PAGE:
Who you really are is beloved. You are the beloved of the cosmos, each of you. You are the Beloved of God, just as Jesus was. Jesus came to show us that reality, a story that was true not only of him, but of each of us. Who are you? You are the Beloved of God.

 As Paul tells us in Galatians, the proof that you ARE children of God is the fact that God has sent forth into our hearts the Spirit of the Child—Jesus—who calls out ‘Abba!’ The Spirit resides in your heart, at your very root, and cries: Abba Amma God! Mother Father God! Paul goes on to remind us that we are no longer slaves. You are no longer enslaved to the old story, to your failures. You are no longer bound up, lost, but a new child. You are Beloved. Listen to your hearts, and you will hear this cry. Listen. The child calls for its parent, and the loving parent answers: Beloved child! You are no longer a slave, but a child. A free one. A sovereign. Beloved. This is who you really are.

 The second thing I want to remind you of is that you are not alone in this story. Look around you. Look at the others sitting around you. Look at all these beautiful Beloveds. You may not be able to tell that YOU are a beautiful Beloved all of the time, but at least some of the time, you can tell that some of these others are beautiful Beloveds. This is why we come to church. If you were not interested in remembering that you are not alone, you would not come to church. Look around. This is a simple thing, and so difficult to remember. Yet there it is. You are not alone.

 What is this story, with its many beginnings? This story that we never get tired of hearing, season after season, year after year? This story is the journey of a people, the beloveds of God. This journey, your life, my life, our life together as a community, is a journey into the wilderness, into the unknown. It is not an easy story. Right now, on Mother Earth, this journey is very difficult, and the future is completely unknown. The future is downright terrifying. We feel little and weak and unsure and alone.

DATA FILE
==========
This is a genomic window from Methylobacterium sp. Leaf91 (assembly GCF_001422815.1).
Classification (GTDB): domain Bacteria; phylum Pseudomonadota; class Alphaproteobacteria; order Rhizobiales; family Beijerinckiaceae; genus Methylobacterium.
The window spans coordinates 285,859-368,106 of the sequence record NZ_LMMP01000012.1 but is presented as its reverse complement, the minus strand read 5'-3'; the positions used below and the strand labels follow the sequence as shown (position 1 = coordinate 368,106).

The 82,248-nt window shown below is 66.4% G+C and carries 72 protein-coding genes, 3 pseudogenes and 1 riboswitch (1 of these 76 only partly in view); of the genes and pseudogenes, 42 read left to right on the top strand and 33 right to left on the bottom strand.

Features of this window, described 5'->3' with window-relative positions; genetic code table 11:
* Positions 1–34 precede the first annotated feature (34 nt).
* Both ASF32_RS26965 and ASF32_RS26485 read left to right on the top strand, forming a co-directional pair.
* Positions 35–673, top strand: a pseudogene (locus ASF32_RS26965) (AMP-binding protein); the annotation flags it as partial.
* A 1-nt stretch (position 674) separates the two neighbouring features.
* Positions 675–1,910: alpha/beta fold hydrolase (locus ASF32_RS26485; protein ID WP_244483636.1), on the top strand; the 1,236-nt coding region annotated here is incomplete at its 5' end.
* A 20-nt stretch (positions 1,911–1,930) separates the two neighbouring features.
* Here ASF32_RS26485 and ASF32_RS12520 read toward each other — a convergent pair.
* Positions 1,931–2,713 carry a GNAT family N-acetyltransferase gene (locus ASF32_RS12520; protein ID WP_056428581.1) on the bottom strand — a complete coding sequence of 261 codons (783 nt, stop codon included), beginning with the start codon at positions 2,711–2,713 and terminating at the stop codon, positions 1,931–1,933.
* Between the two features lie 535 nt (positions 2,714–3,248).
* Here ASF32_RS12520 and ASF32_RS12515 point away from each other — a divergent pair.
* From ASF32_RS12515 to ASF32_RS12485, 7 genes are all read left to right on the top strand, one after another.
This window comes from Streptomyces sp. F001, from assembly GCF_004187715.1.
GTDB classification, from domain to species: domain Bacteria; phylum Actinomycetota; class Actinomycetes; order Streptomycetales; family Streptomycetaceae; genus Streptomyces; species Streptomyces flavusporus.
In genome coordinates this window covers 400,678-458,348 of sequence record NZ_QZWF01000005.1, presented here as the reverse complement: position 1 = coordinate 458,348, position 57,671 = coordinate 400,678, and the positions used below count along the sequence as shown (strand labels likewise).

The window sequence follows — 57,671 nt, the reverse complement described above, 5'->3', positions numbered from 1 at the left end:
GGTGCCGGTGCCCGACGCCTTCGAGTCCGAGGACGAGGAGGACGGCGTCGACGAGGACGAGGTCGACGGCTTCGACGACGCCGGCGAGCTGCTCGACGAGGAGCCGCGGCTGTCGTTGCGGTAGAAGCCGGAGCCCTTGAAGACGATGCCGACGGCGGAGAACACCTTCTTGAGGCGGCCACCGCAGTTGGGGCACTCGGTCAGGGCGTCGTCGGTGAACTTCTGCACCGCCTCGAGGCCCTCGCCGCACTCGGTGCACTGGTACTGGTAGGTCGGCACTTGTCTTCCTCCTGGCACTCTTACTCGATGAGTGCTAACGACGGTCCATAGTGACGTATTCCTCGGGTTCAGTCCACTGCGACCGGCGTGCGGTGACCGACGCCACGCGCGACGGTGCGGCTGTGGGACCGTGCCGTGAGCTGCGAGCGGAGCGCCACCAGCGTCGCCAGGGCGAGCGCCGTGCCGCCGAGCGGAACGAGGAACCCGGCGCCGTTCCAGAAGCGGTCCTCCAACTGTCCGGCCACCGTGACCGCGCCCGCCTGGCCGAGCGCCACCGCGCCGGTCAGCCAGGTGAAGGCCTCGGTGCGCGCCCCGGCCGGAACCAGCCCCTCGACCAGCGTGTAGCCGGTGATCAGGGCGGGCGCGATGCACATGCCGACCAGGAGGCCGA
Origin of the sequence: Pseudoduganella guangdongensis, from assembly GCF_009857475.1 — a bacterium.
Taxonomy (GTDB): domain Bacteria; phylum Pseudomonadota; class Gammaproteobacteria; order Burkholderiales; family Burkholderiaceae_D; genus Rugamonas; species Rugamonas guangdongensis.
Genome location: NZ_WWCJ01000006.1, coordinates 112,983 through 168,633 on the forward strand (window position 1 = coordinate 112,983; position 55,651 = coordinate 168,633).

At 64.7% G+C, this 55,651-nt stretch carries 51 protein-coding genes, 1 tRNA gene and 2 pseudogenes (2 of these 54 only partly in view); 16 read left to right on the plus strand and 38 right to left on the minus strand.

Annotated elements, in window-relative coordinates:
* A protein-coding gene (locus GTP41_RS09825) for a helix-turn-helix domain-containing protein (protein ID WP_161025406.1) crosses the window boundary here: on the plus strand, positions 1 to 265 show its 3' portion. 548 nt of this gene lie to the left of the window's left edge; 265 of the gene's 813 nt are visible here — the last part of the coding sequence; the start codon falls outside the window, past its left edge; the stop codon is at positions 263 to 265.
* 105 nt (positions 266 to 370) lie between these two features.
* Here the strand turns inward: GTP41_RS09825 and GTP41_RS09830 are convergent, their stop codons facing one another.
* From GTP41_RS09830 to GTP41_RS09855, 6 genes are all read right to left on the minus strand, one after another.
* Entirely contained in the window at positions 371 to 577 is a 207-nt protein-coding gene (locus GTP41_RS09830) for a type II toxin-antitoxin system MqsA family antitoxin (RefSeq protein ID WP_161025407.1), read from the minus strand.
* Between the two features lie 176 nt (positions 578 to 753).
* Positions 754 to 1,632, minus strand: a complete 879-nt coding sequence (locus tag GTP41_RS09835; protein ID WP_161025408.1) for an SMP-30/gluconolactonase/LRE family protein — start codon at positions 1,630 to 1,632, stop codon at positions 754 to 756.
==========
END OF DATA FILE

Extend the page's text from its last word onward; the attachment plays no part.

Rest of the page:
These days, I look to the poets when I feel anxious, when I forget where I began, who I am, and why I should stay true to this journey. I look to the poets in the bible and those poet prophets who have been sent to us. Here is a poem by Jan Richardson, about beginnings. It’s called “Beloved Is Where We Begin.”


Jan Richardson, from Circle of Grace

 If you would enter

into the wilderness,

do not begin

without a blessing.


Do not leave

without hearing

who you are:


named by the One

who has traveled this path

before you.


Do not go

without letting it echo

in your ears,

and if you find

it is hard

to let it into your heart,

do not despair.

That is what

this journey is for.


I cannot promise

this blessing will free you

from danger,

from fear,

from hunger

or thirst,

from the scorching

of sun

or the fall

of the night.



But I can tell you

that on this path

there will be help.


I can tell you

that on this way

there will be rest.


I can tell you

that you will know

the strange graces

that come to our aid

only on a road

such as this,

that fly to meet us

bearing comfort

and strength,

that come alongside us

for no other cause

than to lean themselves

toward our ear

and with their

curious insistence

whisper our name: